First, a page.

- Main

## Statistical Inference over Large Domains

- Author(s): Suresh, Ananda Theertha
- Advisor(s): Orlitsky, Alon
- et al.

## Abstract

Motivated by diverse applications in ecology, genetics, and language modeling, researchers in learning, computer science, and information theory have recently studied several fundamental statistical questions in the large domain regime, where the domain size is large relative to the number of samples.

We study three such basic problems with rich history and wide applications. In the course of analyzing these problems, we also provide provable guarantees for several existing practical estimators and propose estimators with better guarantees.

Competitive distribution estimation and classification:

Existing theory does not explain why absolute-discounting, Good-Turing, and related estimators outperform the asymptotically min-max optimal estimators in practice. We explain their performance by showing that a variant of Good-Turing estimators performs near optimally for all distributions. Specifically, for distributions over $k$ symbols and $n$ samples, we show that a simple variant of Good-Turing estimator is always within KL divergence of $(3+o_n(1))/n^{1/3}$ from a genie-aided estimator that knows the underlying distribution up to a permutation, and that a more involved estimator is within $\tilde{\mathcal{O}_n}(\min(k/n,1/\sqrt n))$. We extend these results to classification, where the goal is to classify a test sample based on two training samples of length $n$ each.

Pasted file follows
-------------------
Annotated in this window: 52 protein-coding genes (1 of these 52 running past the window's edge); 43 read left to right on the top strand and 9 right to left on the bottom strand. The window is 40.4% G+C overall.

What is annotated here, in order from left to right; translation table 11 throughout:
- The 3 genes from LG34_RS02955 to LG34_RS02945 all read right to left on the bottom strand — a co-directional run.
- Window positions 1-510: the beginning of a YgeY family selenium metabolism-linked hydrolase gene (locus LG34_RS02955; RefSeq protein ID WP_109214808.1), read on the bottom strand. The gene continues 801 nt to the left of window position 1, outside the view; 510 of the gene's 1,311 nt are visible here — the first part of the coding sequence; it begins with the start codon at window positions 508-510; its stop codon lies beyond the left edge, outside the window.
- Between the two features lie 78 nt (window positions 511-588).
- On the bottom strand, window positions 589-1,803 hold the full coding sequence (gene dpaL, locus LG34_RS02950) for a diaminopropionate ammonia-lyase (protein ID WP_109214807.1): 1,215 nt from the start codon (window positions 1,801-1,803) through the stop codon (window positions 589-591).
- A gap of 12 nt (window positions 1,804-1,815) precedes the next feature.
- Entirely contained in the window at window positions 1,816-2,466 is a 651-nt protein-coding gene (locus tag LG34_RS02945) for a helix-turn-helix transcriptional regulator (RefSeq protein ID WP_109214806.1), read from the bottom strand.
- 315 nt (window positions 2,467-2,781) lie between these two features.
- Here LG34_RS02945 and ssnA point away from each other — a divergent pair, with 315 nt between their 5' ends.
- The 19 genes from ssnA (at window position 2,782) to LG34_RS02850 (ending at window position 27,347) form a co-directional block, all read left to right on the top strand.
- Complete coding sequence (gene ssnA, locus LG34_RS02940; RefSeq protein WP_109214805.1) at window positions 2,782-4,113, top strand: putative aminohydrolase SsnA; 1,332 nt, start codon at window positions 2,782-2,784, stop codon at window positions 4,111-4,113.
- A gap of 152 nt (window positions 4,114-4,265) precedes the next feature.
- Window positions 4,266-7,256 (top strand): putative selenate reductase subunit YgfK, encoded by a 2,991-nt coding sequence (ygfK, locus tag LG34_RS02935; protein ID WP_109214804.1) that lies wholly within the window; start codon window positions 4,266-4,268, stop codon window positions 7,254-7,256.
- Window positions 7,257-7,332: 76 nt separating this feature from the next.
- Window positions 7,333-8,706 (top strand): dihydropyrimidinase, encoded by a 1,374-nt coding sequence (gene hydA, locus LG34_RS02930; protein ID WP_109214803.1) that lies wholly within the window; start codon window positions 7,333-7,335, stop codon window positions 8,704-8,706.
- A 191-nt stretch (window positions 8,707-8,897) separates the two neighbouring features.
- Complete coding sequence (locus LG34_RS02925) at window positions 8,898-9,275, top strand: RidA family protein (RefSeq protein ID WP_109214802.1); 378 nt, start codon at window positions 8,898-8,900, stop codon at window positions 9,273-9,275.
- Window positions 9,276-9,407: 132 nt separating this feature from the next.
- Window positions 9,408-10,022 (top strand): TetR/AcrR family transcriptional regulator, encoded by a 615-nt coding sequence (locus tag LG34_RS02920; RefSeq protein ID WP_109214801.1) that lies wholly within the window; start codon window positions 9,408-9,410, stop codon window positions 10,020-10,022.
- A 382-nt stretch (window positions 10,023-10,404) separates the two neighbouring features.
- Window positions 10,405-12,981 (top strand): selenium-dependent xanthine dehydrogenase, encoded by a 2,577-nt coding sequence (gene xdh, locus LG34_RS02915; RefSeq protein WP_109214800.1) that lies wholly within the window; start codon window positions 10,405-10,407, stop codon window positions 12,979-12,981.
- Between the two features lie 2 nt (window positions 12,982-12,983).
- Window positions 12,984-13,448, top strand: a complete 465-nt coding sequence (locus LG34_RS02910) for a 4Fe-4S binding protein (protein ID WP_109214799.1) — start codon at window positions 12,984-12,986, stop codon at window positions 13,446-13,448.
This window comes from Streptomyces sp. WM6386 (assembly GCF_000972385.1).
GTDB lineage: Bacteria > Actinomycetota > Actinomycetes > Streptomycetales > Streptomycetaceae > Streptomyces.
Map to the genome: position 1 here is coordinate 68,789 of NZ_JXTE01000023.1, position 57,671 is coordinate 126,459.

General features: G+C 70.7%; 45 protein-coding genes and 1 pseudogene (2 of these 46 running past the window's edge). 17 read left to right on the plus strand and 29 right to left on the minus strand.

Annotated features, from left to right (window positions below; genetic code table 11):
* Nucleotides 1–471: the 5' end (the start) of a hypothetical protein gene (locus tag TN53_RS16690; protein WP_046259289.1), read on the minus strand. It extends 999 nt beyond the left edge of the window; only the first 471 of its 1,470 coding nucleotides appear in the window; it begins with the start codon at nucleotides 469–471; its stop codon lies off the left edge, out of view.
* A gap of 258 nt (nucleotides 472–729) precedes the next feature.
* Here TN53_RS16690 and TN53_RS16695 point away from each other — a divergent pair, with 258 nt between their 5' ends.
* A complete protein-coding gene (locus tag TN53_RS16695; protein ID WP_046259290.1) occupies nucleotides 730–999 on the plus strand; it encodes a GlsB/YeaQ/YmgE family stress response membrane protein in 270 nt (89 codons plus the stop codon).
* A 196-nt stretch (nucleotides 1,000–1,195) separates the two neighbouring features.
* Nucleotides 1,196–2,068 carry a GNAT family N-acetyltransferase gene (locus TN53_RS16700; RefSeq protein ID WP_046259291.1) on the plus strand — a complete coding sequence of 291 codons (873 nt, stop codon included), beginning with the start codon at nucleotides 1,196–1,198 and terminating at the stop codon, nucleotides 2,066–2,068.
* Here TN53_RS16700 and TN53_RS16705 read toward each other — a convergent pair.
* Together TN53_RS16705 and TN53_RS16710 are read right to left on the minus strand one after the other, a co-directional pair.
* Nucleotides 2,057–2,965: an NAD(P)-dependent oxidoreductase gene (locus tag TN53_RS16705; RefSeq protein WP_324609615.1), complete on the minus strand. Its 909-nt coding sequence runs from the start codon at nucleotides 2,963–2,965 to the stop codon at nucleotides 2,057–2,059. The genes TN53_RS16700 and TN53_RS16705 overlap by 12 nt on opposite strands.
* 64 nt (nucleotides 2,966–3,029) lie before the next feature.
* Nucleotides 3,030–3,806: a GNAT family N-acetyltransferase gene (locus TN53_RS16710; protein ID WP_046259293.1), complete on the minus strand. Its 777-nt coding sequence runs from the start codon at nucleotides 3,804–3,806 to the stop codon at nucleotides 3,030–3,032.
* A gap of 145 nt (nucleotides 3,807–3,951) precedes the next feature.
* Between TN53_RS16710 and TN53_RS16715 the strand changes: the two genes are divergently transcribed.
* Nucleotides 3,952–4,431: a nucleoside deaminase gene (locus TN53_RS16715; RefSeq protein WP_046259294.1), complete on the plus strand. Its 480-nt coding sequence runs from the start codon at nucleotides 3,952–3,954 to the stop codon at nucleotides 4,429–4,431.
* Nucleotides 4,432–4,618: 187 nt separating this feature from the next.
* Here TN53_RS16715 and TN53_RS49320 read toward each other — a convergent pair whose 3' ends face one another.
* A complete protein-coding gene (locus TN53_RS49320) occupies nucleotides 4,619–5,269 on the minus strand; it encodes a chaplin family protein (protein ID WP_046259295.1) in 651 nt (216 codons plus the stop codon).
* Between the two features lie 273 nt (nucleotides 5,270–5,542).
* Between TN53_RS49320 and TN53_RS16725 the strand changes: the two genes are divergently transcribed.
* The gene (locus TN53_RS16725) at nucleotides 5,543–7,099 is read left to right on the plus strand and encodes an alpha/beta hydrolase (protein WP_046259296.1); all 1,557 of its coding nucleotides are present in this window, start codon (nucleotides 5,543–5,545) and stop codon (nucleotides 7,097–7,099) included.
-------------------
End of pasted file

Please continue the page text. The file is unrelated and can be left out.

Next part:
Estimating the number of unseen species:

We study species estimation, where given $n$ independent samples from an unknown species distribution, we would like to estimate the number of new species that will be observed among the next $t \cdot n$ samples. Existing algorithms provide guarantees only for the prediction range $t \leq 1$. We significantly extend the range of predictability and prove that a class of estimators including Efron-Thisted accurately predicts the number of unseen species for $t \propto \log n$. Conversely, we show that no estimator is accurate for $t = \Omega(\log n)$.

Learning Gaussian mixtures:

We derive the first sample-efficient \newline polynomial-time estimator for high-dimensional spherical Gaussian mixtures. It estimates mixtures of $k$ spherical Gaussians in $d$-dimensions to within $\ell_1$ distance $\epsilon$ using $\mathcal{O}({dk^9(\log^2d)}/{\epsilon^4})$ samples and $\mathcal{O}_{k,\epsilon}(d^3\log^5 d)$ computation time. Conversely, we show that any estimator requires $\Omega\bigl({dk}/{\epsilon^2}\bigr)$ samples, hence the algorithm's sample complexity is nearly optimal in the number of dimensions. We also construct a simple estimator for one-dimensional Gaussian mixtures that uses $\tilde{\mathcal{O}}({k }/{\epsilon^2})$ samples and $\tilde{\mathcal{O}}(({k}/{\epsilon})^{3k+1})$ computation time.